*Conducted in term:*2020Z

*Erasmus code:*14.3

*ISCED code:*0311

*ECTS credits:*5

*Language:*English

*Related to study programmes:*

# Mathematical Methods in Economics 2400-ICU1MAT

The course is dedicated to advanced undergraduate students of economics.

1. Review of basic linear algebra:

determinants and matrix inverses; Cramer’s rule; rank of matrix; linear systems of equations; degrees of freedom; eigenvalues; quadratic forms.

2. Non-linear programming:

constrained optimization; equality constrains and the Lagrange problem; the constraint qualification; Lagrange multipliers; Kuhn-Tucker multipliers.

3. Linear programming:

basic properties and examples of linear programs; basic solutions; the fundamental theorem of linear programming; the simplex method; dual linear programs.

4. Differential equations:

Constant coefficient linear differential equation (ODE) systems, fundamental matrix; qualitative solution: phase portrait diagrams; nonlinear systems; fixed points; linearization of dynamic system in the plane.

5. Difference equations:

review of difference equations; linear difference equations; non-linear difference equations and phase diagram; first order difference equations systems.

6. Optimal control:

maximum principle; transversality conditions; transversality conditions in infinite horizon problem; second variations and sufficient conditions.

7. Dynamic programming:

dynamic programming problems; the principle of optimality; the value function; Bellman equation; Euler equations.

8. Stochastic processes:

Markov chains; stationary distributions; asymptotic stationarity; expectations; forecasting functions.

## Type of course

## Course coordinators

## Mode

## Learning outcomes

A student should be able to:

- solve constrained optimization problems,

- solve simple differential and difference equations,

- analyze nonlinear differential and difference equations and systems of equations,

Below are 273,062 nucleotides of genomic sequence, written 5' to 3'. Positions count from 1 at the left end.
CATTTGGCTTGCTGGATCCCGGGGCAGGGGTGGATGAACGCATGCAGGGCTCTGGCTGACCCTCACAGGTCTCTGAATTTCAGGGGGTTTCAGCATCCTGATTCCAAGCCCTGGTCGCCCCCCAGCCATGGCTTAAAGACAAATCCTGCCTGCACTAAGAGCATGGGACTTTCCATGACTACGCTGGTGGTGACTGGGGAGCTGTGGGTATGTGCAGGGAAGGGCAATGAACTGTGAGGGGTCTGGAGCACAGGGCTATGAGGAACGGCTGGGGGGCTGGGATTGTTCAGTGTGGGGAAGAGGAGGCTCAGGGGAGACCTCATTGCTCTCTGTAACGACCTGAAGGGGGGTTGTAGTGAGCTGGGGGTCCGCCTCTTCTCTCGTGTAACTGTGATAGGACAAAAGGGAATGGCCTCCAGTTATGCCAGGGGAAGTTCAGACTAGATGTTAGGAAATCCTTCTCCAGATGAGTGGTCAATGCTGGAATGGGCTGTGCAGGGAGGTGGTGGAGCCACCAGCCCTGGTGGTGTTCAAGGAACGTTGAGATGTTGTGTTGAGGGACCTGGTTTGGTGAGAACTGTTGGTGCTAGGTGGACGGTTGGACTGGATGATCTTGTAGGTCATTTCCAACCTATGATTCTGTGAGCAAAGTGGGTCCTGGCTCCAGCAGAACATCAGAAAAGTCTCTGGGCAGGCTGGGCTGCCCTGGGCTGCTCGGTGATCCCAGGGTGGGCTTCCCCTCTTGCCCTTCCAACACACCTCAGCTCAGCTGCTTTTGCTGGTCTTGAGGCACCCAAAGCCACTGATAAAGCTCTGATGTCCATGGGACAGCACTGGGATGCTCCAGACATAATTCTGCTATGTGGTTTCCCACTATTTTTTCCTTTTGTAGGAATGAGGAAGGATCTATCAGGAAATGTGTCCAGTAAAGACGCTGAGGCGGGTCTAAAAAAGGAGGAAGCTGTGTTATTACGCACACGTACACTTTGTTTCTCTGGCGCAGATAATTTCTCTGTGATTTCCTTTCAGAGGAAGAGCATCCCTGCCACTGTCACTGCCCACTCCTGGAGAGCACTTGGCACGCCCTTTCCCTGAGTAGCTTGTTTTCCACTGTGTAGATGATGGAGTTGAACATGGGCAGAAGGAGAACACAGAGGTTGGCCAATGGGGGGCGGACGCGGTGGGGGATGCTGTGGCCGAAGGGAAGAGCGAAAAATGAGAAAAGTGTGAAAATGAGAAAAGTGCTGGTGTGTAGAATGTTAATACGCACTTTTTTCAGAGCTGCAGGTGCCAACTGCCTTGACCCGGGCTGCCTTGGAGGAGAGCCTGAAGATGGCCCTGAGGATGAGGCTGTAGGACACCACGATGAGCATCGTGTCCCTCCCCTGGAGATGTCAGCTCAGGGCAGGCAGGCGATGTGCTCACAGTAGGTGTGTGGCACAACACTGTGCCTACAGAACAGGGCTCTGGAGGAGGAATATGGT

- solve and analyze optimal control problems,

- use the above techniques in economic modeling and finance.

## Assessment criteria

To complete the course, the student has to complete the assignments, pass the midterm exam and pass the final exam. The passing threshold is 50%.

During the midterm and final exam student will have to solve by hand five problems.

Additionally, there will be home assignments. A student will be asked to solve some problems from economics and finance in each homework.

There will be no oral exams.

The final grade will be determined as follows:

Midterm Exam - 30%, Final Exam - 50%, Assignments - 20%.

## Bibliography

Mandatory literature:

K. Sydsater, P. Hammond, A. Seierstad, A. Strom, Futher mathematics for economic analysis, Prentice Hall, 2005

Supplementary literature:

1. A. Chiang, Elements of dynamic optimization, McGraw-Hill 1992

2. A. Chiang, Fundamental methods of mathematical economics, McGraw-Hill 1967

3. Z. Brzeźniak, T. Zastawiak, Basic stochastic processes., Springer 2003

## Additional information

Information on *level* of this course, *year of study* and semester when the course
unit is delivered, types and amount of *class hours* - can be found in course structure
diagrams of apropriate study programmes. This course is related to
the following study programmes:

Additional information (*registration* calendar, class conductors,
*localization and schedules* of classes), might be available in the USOSweb system: